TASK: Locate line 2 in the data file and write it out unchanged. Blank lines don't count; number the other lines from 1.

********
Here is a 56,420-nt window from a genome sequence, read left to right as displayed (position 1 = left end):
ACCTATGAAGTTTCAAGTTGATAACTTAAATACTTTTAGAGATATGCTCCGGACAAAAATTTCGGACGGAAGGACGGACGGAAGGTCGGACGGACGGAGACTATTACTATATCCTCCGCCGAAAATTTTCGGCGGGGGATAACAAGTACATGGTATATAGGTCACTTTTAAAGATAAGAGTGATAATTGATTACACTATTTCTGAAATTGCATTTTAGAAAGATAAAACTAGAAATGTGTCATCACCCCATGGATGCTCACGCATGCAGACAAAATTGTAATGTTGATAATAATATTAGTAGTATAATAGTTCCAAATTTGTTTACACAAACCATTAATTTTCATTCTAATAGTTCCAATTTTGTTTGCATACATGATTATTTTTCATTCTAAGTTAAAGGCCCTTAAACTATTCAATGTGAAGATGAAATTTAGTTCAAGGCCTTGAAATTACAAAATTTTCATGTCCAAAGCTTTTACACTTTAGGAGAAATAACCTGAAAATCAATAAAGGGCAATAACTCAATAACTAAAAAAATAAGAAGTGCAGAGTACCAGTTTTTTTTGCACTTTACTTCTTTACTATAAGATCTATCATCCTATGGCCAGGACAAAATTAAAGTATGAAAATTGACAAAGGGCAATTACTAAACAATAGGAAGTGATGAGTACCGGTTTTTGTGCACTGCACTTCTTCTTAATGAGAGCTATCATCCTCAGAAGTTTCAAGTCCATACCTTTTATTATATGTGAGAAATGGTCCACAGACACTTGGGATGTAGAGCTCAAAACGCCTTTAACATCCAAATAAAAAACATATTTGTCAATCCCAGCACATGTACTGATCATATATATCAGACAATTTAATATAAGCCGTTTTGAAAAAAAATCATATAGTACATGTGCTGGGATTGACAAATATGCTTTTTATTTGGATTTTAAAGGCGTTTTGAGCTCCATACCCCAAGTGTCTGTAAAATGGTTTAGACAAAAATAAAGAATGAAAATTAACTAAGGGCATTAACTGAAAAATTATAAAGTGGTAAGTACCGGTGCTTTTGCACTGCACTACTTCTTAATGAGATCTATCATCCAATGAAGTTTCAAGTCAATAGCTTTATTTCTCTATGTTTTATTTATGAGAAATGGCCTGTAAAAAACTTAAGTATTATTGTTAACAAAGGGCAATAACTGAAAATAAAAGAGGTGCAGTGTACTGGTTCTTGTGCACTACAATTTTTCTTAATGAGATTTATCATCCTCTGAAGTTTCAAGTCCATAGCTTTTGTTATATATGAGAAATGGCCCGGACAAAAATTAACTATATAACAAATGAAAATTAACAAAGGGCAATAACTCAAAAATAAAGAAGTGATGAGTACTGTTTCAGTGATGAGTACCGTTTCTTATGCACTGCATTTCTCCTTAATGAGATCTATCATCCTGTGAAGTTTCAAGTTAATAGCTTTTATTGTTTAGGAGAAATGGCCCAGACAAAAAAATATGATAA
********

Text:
ACCTATGAAGTTTCAAGTTGATAACTTAAATACTTTTAGAGATATGCTCCGGACAAAAATTTCGGACGGAAGGACGGACGGAAGGTCGGACGGACGGAGACTATTACTATATCCTCCGCCGAAAATTTTCGGCGGGGGATAACAAGTACATGGTATATAGGTCACTTTTAAAGATAAGAGTGATAATTGATTACACTATTTCTGAAATTGCATTTTAGAAAGATAAAACTAGAAATGTGTCATCACCCCATGGATGCTCACGCATGCAGACAAAATTGTAATGTTGATAATAATATTAGTAGTATAATAGTTCCAAATTTGTTTACACAAACCATTAATTTTCATTCTAATAGTTCCAATTTTGTTTGCATACATGATTATTTTTCATTCTAAGTTAAAGGCCCTTAAACTATTCAATGTGAAGATGAAATTTAGTTCAAGGCCTTGAAATTACAAAATTTTCATGTCCAAAGCTTTTACACTTTAGGAGAAATAACCTGAAAATCAATAAAGGGCAATAACTCAATAACTAAAAAAATAAGAAGTGCAGAGTACCAGTTTTTTTTGCACTTTACTTCTTTACTATAAGATCTATCATCCTATGGCCAGGACAAAATTAAAGTATGAAAATTGACAAAGGGCAATTACTAAACAATAGGAAGTGATGAGTACCGGTTTTTGTGCACTGCACTTCTTCTTAATGAGAGCTATCATCCTCAGAAGTTTCAAGTCCATACCTTTTATTATATGTGAGAAATGGTCCACAGACACTTGGGATGTAGAGCTCAAAACGCCTTTAACATCCAAATAAAAAACATATTTGTCAATCCCAGCACATGTACTGATCATATATATCAGACAATTTAATATAAGCCGTTTTGAAAAAAAATCATATAGTACATGTGCTGGGATTGACAAATATGCTTTTTATTTGGATTTTAAAGGCGTTTTGAGCTCCATACCCCAAGTGTCTGTAAAATGGTTTAGACAAAAATAAAGAATGAAAATTAACTAAGGGCATTAACTGAAAAATTATAAAGTGGTAAGTACCGGTGCTTTTGCACTGCACTACTTCTTAATGAGATCTATCATCCAATGAAGTTTCAAGTCAATAGCTTTATTTCTCTATGTTTTATTTATGAGAAATGGCCTGTAAAAAACTTAAGTATTATTGTTAACAAAGGGCAATAACTGAAAATAAAAGAGGTGCAGTGTACTGGTTCTTGTGCACTACAATTTTTCTTAATGAGATTTATCATCCTCTGAAGTTTCAAGTCCATAGCTTTTGTTATATATGAGAAATGGCCCGGACAAAAATTAACTATATAACAAATGAAAATTAACAAAGGGCAATAACTCAAAAATAAAGAAGTGATGAGTACTGTTTCAGTGATGAGTACCGTTTCTTATGCACTGCATTTCTCCTTAATGAGATCTATCATCCTGTGAAGTTTCAAGTTAATAGCTTTTATTGTTTAGGAGAAATGGCCCAGACAAAAAAATATGATAA